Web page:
Pretty In Paisley

The paisley pattern, known as mankolam in India, or mango pattern, stands out as one of the most easily recognisable motifs in the world. It was created in the 1500s in Persia (now known as Iran) and used to decorate royal regalia. The intricate tear shaped pattern made its way to Europe thanks to the East India Trading Company as they imported products from India. The design gained its English name from the town of Paisley, Scotland, where, in the 1800s, weavers became the primary producers of paisley patterned shawls. In the 1960s and 70s paisley made a comeback as it represented the Bohemian culture of the time. John Lennon even had his Rolls Royce custom painted in a paisley pattern!

Once again, paisley has come roaring back into fashion, with many of the major fashion designers showcasing an array of paisley themed pieces in their autumn/winter collections, such as in the Etro ready to wear collection. Paisley is set to continue through spring and summer, with many designers gaining their inspiration from the 70s, creating whimsical, bohemian inspired pieces. Anna Sui’s spring collection included multicoloured paisley patterned dresses and leggings, while Emilio Pucci has mixed paisley prints with beautiful psychedelic colours and chiffon materials to create light, floaty dresses perfect for the summer.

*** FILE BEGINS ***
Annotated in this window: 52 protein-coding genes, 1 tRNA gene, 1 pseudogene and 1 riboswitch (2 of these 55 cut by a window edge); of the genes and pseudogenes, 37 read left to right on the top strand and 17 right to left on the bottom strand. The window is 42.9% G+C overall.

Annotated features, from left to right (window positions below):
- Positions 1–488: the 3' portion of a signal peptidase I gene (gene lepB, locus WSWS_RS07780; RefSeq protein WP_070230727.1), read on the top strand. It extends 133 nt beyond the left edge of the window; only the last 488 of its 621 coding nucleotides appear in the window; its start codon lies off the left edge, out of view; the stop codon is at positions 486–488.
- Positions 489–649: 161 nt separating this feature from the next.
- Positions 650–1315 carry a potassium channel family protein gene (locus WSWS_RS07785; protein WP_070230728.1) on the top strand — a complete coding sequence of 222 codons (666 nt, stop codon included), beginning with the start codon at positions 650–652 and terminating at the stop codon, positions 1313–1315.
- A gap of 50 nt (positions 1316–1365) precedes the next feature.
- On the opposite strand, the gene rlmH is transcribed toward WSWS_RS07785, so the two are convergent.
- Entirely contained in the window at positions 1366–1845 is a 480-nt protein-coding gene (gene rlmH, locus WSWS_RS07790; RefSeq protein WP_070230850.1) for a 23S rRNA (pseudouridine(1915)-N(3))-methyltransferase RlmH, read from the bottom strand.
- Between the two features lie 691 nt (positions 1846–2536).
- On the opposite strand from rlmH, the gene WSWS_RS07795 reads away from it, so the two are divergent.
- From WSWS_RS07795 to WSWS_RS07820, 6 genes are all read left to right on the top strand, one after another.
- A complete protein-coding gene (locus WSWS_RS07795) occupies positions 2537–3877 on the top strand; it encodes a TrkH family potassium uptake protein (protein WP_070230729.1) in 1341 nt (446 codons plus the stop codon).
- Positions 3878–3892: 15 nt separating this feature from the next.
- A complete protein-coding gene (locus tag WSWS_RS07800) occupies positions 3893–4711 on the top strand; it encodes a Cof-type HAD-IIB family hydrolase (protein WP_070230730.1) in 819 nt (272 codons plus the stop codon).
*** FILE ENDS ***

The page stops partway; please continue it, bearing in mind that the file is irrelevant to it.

Pretty In Paisley
Pretty In Paisley